"..The 'All American', a B-17 Flying Fortress, seen returning to Biskra, Algeria, after a mid-air collision with a German fighter almost tore the bomber's tail off completely..."

While quite amazing in its own right, the story has been somewhat embellished in the re-telling. Some versions even have the B-17 returning to England. The 'Disciples of flight' web site even uses a German newspaper illustration of a Sturmstaffel Fw 190 ramming attack to illustrate its article. 

The bombing raid was flown from Biskra, Algeria to Tunis on February 1, 1943. The American B-17s - a small force of some 12 unescorted machines - were targeted head-on by the Bf 109s of II./JG 53. As related in his memoir, Jules Meimberg's 11./JG 2 - subordinated to JG 53 in Tunisia - also participated in this action. Meimberg - who had claimed a P-38 over Tunis the previous day - was still testing the frontal pass for attacking 'Ami' bombers, concentrating his fire at the weakest point defensively on the B-17 F. However his luck ran out on February 1, 1943. His Bf 109 G-4 was quickly set alight by the gunners' fire and  Meimberg bailed out badly burnt. He subsequently claimed the B-17 shot down but none were lost. 6./JG 53 ace Fw. Erich Paczia also set up for a frontal pass. According to Steve Birdsall in his 'Pride of Seattle, The Story of the First 300 B-17 Fs', what happened next left indelible impressions on the men at the front of the aircraft. Bombardier Lt. Ralph Burbridge recalled ; “I was firing at it all the way… I figure one of us must have killed the pilot because the plane crashed right into us… When we hit, our plane almost stood up on its tail. Then we went down at a very sharp angle. I thought to myself, ‘boy, this is it’.”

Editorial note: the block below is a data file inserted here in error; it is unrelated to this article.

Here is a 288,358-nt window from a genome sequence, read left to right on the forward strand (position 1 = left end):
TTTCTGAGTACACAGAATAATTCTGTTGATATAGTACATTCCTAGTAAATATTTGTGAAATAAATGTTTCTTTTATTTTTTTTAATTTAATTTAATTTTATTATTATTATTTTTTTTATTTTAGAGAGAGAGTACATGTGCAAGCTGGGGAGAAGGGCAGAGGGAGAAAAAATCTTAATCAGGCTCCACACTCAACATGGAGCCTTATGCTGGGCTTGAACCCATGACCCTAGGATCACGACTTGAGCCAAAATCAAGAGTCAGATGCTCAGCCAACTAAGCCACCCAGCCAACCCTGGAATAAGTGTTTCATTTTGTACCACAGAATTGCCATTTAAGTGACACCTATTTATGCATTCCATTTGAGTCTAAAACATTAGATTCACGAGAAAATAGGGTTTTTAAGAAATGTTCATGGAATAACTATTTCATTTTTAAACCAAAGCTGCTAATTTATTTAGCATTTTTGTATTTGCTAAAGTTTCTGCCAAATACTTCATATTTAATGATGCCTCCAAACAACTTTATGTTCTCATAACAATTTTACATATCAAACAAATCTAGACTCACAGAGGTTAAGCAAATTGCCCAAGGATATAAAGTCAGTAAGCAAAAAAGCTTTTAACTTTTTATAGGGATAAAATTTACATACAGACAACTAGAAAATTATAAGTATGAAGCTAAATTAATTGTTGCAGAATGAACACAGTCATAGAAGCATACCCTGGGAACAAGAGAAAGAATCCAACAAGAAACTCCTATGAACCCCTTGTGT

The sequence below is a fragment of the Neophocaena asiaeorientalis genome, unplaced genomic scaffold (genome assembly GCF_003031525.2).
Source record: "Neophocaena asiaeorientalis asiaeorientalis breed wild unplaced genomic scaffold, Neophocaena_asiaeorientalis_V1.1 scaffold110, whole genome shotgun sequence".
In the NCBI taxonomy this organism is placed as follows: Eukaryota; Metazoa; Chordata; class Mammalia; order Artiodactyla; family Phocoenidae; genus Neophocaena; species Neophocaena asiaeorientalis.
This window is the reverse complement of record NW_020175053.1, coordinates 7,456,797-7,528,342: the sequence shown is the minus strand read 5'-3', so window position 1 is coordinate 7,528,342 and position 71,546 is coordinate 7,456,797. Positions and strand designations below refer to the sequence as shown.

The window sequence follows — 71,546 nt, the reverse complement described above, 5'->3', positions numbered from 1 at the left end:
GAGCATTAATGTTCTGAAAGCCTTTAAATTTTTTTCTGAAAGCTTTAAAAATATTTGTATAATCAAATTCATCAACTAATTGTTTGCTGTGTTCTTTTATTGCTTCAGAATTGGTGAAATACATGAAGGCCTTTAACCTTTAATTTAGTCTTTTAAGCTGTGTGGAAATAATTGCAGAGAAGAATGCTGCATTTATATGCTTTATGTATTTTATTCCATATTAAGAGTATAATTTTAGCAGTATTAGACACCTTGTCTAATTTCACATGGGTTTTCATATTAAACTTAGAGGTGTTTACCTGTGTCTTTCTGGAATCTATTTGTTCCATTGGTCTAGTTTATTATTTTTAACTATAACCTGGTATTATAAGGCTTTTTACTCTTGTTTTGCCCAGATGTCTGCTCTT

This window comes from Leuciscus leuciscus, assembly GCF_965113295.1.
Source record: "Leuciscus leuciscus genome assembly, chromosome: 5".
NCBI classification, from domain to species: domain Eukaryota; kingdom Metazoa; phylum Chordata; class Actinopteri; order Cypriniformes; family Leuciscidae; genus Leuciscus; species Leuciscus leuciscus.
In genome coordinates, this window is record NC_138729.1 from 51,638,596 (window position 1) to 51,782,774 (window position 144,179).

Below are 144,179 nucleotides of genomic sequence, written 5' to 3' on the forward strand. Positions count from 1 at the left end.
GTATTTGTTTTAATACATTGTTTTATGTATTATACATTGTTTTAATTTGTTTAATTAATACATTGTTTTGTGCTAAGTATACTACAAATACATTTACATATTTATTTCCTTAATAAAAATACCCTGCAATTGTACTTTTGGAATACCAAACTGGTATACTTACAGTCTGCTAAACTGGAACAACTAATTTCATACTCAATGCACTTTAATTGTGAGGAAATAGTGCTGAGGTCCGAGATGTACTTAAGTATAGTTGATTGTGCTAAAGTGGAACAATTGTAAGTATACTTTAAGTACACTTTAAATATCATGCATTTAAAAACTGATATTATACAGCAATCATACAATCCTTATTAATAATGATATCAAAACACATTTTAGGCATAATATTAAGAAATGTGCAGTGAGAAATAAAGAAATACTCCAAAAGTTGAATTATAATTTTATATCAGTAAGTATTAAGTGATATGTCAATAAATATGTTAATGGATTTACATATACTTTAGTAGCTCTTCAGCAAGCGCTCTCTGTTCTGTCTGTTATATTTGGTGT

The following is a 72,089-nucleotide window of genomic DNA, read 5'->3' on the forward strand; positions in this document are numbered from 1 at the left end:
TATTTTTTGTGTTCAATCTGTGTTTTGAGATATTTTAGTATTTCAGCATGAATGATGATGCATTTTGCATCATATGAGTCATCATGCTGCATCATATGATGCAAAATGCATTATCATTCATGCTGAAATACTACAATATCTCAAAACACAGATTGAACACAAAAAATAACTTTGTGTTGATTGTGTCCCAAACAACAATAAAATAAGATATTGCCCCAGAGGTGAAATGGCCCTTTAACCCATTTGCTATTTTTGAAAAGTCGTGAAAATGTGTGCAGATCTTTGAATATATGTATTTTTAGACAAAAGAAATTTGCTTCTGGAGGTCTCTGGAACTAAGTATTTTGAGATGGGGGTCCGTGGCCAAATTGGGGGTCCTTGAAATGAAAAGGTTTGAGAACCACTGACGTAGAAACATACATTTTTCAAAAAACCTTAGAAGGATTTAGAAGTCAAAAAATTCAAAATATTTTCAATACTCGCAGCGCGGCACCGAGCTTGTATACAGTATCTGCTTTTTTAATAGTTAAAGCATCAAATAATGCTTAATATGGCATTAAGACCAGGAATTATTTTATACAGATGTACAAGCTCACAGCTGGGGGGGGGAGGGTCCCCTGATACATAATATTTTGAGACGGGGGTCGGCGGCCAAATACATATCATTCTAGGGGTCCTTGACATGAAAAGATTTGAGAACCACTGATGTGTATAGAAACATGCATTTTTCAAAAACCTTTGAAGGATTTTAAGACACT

Paczia's wing plowed through the rear fuselage of the 'All American' and the 16-victory German ace plunged to his death. 

Fw. Erich Paczia of 6./JG 53 (left) seen in Comiso during 1942

Below; the B-17 managed to fly back to its base and land safely without any crew member injured.

"..Wings ablaze with gunfire, the Messerschmitt pilot aimed his fighter directly at the nose of the 'All American'. The crew aboard the B-17 Flying Fortress had seconds to respond. The bomber’s nose gun flashed in reply. The gunners of the lead bomber joined the fray, raking the air with bullets. At the last moment, the fighter turned to pull away. Suddenly, the pilot froze – one of the American gunners had found their mark. The fighter shot right over the cockpit of the B-17 'All American' with a deafening “whoosh” before plowing into the tail section. The craft shuddered as a tremendous “whoomp!” tore through it..."

A full day-by-day account of the Luftwaffe in Tunisia is related in issue #96 of 'Batailles Aériennes' over 96 A-4 pages, comprising 200 photos and 15 artworks all for 12 euros. Even if you don't read French this is a bargain.